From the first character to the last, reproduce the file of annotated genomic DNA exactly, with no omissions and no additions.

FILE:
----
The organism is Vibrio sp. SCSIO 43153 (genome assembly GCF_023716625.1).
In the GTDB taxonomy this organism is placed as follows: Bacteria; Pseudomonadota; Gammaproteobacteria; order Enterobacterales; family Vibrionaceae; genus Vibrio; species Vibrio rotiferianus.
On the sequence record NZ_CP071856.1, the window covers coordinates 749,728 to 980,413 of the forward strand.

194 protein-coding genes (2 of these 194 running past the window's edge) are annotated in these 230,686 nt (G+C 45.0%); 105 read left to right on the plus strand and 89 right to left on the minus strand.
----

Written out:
The organism is Vibrio sp. SCSIO 43153 (genome assembly GCF_023716625.1).
In the GTDB taxonomy this organism is placed as follows: Bacteria; Pseudomonadota; Gammaproteobacteria; order Enterobacterales; family Vibrionaceae; genus Vibrio; species Vibrio rotiferianus.
On the sequence record NZ_CP071856.1, the window covers coordinates 749,728 to 980,413 of the forward strand.

194 protein-coding genes (2 of these 194 running past the window's edge) are annotated in these 230,686 nt (G+C 45.0%); 105 read left to right on the plus strand and 89 right to left on the minus strand.